Functional Backtracing in Process Chains ­

A Model-and Data-Based Approach

In aerospace applications, gears represent a safety-critical machine element. The production-related component quality after the manufacturing process must therefore be guaranteed in every case. Without continuous data analysis in the manufacturing process, errors are not necessarily detected immediately and can therefore lead to reduced component performance.

The concept of the digital twin is based on the idea of complete traceability of the manufacturing process. This requires data that is already generated during the manufacturing process but remains largely unused. Physical data (e.g. servo traces) as well as tool and process data, generated along the process chain, can be linked with digital data from manufacturing simulations. This procedure enables model and data-based analyses for the individual process steps as well as across the process chain. Data-based models complement empirical and, or analytical models to improve the prediction accuracy and can take into account influences that are currently not covered by established models.

In this lecture, the current starting situation should first be clearly defined. Using practical examples, we will discuss how production chains are structured today and what problems and challenges this brings with it. The presentation of the initial situation is followed by the derivation of the need for optimization: Where do we stand now, where do we want to go?

The question of how digitization and data-based models contribute to the optimization of the process chain and how a complete and individual traceability can be guaranteed will then be investigated. This includes the clarification of input variables (e.g. footprint of the machine) as well as the individual and cross-process chain process description (data-, model- and, or phenomena-based).

How machines can learn in the future on the basis of the generated data and react autonomously to process changes will be further discussed in the outlook of the lecture.

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Mögliches Smart Automation Ecosystem mit Fokus auf der Produktion

Image 1: Linking of digital and physical data along the process chain

Heterogene Hardware benötigt einheitlichen Ordnungsrahmen

Image 2: Closed-loop in gear manufacturing

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Functional Backtracing in Process Chains ­

A Model-and Data-Based Approach

In aerospace applications, gears represent a safety-critical machine element. The production-related component quality after the manufacturing process must therefore be guaranteed in every case. Without continuous data analysis in the manufacturing process, errors are not necessarily detected immediately and can therefore lead to reduced component performance.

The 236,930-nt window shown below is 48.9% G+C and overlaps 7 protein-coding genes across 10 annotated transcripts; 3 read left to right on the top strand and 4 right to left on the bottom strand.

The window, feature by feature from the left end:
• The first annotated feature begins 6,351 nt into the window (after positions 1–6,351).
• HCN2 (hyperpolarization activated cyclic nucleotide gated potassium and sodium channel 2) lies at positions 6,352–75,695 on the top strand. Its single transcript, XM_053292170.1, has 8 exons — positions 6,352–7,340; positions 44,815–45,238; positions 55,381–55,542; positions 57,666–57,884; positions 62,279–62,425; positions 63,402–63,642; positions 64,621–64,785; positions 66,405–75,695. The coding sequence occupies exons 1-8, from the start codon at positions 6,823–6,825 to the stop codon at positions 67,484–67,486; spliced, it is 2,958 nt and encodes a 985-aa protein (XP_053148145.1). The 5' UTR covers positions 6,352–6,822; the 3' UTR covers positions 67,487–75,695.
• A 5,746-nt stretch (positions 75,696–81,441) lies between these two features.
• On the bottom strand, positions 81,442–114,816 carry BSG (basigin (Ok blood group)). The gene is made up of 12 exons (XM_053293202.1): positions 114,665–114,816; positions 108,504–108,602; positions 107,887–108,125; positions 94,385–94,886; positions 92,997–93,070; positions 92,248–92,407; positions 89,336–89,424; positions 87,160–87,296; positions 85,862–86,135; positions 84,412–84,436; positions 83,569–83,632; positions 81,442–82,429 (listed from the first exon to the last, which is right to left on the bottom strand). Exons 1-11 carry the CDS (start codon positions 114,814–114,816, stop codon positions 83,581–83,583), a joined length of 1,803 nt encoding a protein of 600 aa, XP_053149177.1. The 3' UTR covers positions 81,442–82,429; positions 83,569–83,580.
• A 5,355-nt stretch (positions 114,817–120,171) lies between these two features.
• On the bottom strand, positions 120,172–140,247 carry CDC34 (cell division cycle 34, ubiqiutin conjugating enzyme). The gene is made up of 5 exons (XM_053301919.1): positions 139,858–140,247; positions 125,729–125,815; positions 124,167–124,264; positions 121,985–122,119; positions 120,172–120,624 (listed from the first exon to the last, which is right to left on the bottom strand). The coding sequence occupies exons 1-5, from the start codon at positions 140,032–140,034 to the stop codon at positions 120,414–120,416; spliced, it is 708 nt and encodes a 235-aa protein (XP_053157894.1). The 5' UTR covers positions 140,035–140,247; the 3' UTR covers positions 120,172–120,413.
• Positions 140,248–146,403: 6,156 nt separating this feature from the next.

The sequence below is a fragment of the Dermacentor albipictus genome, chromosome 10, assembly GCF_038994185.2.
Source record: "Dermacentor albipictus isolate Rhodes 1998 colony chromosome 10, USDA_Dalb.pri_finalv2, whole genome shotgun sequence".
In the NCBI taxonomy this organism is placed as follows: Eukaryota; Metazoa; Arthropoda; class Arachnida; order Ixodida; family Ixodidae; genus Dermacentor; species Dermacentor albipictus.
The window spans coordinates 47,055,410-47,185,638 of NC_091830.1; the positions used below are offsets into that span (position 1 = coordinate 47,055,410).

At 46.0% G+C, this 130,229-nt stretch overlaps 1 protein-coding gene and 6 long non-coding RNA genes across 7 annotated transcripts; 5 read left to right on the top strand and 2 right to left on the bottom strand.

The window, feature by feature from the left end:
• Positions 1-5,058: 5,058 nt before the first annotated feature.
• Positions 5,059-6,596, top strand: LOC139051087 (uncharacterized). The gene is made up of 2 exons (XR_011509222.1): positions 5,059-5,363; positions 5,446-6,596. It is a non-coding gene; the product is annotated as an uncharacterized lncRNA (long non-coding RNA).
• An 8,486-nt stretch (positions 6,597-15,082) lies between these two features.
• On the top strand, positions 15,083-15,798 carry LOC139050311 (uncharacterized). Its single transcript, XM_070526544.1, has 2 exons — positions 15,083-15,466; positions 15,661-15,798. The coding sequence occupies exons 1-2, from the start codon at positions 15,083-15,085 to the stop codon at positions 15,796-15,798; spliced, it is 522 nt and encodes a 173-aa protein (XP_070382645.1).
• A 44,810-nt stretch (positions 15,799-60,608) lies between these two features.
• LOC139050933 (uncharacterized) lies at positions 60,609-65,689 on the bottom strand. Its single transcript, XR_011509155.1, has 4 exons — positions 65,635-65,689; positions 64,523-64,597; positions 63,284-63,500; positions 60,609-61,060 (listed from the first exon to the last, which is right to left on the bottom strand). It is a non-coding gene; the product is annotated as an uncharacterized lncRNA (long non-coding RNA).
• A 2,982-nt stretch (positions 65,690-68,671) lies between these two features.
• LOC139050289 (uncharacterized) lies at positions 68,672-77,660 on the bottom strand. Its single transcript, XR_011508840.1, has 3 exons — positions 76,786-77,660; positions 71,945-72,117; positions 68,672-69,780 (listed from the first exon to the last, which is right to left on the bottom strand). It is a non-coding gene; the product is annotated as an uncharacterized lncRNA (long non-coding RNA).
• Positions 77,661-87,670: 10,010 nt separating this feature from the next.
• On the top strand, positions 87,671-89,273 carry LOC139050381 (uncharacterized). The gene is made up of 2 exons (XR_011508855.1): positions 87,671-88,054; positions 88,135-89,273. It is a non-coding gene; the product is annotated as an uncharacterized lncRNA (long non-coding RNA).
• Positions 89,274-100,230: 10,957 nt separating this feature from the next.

The concept of the digital twin is based on the idea of complete traceability of the manufacturing process. This requires data that is already generated during the manufacturing process but remains largely unused. Physical data (e.g. servo traces) as well as tool and process data, generated along the process chain, can be linked with digital data from manufacturing simulations. This procedure enables model and data-based analyses for the individual process steps as well as across the process chain. Data-based models complement empirical and, or analytical models to improve the prediction accuracy and can take into account influences that are currently not covered by established models.

In this lecture, the current starting situation should first be clearly defined. Using practical examples, we will discuss how production chains are structured today and what problems and challenges this brings with it. The presentation of the initial situation is followed by the derivation of the need for optimization: Where do we stand now, where do we want to go?

The question of how digitization and data-based models contribute to the optimization of the process chain and how a complete and individual traceability can be guaranteed will then be investigated. This includes the clarification of input variables (e.g. footprint of the machine) as well as the individual and cross-process chain process description (data-, model- and, or phenomena-based).

How machines can learn in the future on the basis of the generated data and react autonomously to process changes will be further discussed in the outlook of the lecture.

back
Mögliches Smart Automation Ecosystem mit Fokus auf der Produktion

Image 1: Linking of digital and physical data along the process chain

Heterogene Hardware benötigt einheitlichen Ordnungsrahmen

Image 2: Closed-loop in gear manufacturing

YouTube

By downloading the video you accept the privacy policy of YouTube.
More information

Load video

*English subtitles available